Dawn of the Planet of the Apes-2014
Starring-Andy Serkis, Gary Oldman
Scott’s Review #232
Reviewed March 29, 2015
Dawn of the Planet of the Apes is a summer blockbuster hit that knocks it out of the park from a visual perspective- it is magnificent to look at with creative sets and realistic images, but the story is mediocre and predictable.
I think the filmmaker’s true intent was to focus on the look of this film, which is a splendid feature. The film is a slightly better than average big-screen adventure with more style than substance.
Set in San Francisco- or what was once San Francisco- the film is set in futuristic times and the apes have forged a new civilization after the deadly virus has eliminated 90% of the human population.
The apes are highly intelligent and manage a happy, unified existence. Then, one day, a human is encountered and, scared, shoots one of the apes. This leads to a peaceful resolution between Caesar- leader of the apes- and the humans, to each stay in their respective territories.
However, humans need access to a dam in the Apes area to provide electricity for themselves. Mutual distrust leads to tension, but the civilized apes and humans reach a truce. Naturally, there is further conflict as sinister humans and apes vow revenge on each other. This leads to a waging war while the peaceful apes and humans strive to work things out.
A further angle of the story is the hunger for power within the ranks of the Apes which is reminiscent of Lord of the Flies. The human protagonists of the film- Malcolm and Ellie- played by Jason Clarke and Keri Russell- are a wholesome, decent couple.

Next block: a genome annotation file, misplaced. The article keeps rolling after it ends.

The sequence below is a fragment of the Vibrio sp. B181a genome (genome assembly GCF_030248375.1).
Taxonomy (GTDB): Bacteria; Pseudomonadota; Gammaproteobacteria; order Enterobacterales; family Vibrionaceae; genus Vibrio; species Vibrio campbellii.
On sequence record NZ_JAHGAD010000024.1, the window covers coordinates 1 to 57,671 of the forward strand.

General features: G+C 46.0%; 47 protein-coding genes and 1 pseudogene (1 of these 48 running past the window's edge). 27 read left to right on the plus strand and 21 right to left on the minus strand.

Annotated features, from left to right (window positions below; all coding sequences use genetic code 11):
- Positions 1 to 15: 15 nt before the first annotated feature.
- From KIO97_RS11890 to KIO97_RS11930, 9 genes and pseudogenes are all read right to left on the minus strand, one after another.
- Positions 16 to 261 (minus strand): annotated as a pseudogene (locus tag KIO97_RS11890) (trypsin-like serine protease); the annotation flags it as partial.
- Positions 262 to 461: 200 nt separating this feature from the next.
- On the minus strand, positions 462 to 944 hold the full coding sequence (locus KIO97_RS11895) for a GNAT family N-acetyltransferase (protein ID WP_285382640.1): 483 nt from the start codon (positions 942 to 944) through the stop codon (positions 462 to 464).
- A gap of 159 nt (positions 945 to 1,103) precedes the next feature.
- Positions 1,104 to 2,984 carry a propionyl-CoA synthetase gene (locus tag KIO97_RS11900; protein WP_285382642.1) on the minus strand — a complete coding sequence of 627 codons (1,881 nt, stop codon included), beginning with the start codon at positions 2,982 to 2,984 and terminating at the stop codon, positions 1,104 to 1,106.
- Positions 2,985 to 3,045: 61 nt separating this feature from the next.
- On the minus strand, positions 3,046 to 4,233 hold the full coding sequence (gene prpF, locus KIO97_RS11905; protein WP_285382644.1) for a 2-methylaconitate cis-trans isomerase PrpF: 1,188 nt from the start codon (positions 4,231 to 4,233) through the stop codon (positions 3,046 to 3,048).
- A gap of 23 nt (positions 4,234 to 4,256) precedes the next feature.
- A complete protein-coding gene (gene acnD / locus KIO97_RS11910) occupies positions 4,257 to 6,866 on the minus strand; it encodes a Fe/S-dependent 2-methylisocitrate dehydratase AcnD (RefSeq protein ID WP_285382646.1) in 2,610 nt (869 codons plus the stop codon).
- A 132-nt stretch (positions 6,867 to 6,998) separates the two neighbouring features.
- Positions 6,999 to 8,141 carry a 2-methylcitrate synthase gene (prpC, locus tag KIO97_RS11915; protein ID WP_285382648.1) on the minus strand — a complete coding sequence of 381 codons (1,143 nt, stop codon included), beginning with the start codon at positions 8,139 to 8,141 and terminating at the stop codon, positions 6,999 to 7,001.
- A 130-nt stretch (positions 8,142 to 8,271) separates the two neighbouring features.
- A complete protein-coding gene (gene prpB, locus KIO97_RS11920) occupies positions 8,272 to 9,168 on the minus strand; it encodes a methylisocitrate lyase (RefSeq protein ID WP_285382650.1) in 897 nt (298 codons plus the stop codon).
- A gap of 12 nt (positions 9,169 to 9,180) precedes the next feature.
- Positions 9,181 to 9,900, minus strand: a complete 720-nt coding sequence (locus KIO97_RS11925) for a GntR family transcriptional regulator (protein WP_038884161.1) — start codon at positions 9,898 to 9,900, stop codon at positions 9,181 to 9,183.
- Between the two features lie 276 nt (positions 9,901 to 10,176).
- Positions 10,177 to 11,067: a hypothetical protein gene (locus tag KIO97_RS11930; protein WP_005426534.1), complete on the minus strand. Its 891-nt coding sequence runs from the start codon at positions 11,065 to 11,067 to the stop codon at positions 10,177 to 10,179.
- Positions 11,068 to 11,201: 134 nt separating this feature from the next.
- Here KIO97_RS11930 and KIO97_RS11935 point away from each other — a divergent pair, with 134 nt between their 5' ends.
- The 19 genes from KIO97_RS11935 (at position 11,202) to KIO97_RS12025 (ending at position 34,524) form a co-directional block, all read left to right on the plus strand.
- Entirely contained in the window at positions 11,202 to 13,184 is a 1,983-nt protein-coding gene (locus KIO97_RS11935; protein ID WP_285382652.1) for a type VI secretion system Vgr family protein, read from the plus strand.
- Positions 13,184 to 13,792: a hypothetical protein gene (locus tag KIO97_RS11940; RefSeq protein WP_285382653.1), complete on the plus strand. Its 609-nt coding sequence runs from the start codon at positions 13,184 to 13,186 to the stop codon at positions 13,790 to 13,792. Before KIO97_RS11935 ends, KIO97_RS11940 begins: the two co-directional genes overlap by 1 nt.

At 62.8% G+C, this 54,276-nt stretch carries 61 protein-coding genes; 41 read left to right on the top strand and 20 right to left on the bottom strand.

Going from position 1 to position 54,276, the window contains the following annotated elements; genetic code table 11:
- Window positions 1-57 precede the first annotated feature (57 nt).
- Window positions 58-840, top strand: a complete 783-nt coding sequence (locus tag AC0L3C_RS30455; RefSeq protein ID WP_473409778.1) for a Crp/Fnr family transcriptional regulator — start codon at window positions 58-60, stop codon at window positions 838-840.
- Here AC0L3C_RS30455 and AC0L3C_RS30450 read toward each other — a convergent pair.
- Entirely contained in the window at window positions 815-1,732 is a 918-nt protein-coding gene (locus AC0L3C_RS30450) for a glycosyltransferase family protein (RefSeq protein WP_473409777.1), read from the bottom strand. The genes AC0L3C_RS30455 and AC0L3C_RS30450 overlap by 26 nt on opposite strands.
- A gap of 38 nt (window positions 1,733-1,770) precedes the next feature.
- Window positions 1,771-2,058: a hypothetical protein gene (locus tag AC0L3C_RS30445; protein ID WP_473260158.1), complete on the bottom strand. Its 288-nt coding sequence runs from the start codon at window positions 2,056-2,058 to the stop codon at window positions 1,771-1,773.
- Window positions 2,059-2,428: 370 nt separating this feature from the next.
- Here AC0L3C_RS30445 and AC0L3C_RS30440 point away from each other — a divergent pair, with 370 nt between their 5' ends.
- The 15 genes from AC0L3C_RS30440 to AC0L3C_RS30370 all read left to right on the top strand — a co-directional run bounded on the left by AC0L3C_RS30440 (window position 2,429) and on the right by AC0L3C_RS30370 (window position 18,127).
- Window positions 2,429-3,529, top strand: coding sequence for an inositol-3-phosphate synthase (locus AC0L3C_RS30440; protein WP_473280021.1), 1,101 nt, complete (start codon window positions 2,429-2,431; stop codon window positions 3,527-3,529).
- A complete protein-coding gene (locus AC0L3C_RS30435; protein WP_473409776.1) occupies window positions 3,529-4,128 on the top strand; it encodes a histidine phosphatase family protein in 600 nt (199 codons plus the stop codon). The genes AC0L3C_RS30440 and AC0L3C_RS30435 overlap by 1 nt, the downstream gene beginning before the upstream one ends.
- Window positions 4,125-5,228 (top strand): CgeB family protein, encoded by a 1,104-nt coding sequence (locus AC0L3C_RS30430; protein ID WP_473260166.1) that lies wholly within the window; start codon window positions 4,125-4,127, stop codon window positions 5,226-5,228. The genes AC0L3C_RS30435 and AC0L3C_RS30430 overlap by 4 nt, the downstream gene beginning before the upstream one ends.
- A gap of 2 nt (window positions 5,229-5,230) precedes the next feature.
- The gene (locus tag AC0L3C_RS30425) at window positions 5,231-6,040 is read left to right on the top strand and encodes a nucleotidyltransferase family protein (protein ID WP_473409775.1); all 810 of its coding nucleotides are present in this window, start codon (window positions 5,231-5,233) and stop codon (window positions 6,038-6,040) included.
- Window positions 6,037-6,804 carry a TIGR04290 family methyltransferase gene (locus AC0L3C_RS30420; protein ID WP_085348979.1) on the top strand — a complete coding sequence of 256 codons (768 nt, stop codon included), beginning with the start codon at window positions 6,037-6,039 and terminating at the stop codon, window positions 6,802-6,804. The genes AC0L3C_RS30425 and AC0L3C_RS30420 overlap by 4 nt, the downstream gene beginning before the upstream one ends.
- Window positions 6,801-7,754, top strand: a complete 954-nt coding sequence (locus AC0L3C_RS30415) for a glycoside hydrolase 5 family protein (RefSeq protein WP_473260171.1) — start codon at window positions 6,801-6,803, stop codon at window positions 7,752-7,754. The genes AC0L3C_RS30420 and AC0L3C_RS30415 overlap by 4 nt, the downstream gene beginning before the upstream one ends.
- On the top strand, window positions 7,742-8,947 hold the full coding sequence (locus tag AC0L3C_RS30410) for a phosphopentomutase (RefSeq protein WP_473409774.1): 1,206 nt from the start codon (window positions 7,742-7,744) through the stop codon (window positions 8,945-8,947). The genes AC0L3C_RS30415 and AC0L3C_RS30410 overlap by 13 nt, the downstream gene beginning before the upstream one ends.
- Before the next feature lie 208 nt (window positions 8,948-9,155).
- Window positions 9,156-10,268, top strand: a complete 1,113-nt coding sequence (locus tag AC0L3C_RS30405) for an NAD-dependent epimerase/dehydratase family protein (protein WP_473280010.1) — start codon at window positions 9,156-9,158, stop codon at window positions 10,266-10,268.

Dawn of the Planet of the Apes is a far cry from the original 1968 masterpiece, Planet of the Apes, starring Charlton Heston. To compare the two is unfair since, sadly, this one has nothing to do with the original. It is simply the same franchise tag.
However, Dawn of the Planet of the Apes is weaker than its predecessor- 2010’s Rise of the Planet of the Apes. In that one, we have a charismatic star- James Franco- and an interesting story- the apes are experimented on and their intelligence is a strong angle.
With the sequel, the story is rather one-note and has a machismo, us against them angle, that is not unique.
The main drawback to this film is the story limitations. All of the characters are portrayed as a) the good and sympathetic humans, b) the evil and destructive humans, c) the good and heroic apes, or finally, d) the evil, bad apes.
Everyone is clearly defined for the audience and there is no ambiguity or complexities within the characters. This is a bit limiting. The evil ape Koba is purely bad and the drunken, gun-happy, humans are also purely bad.
This is not to say that Dawn of the Planet of the Apes is not enjoyable- it is. It is a fun, entertaining flick. For what it is, it is fine and there is a somewhat message in the film, that there is a way to find peace and love between different species and types of people.
Hopefully, the audience gets that message.
The film is a summer blockbuster action/sci-fi flick that many will enjoy, however, it is a plot-driven extravaganza that could have been superior had it contained more layers to the story and more shape to some of the characters.
It is worth seeing as a visual cinema treat, but scarcely more than that.
Oscar Nominations: Best Visual Effects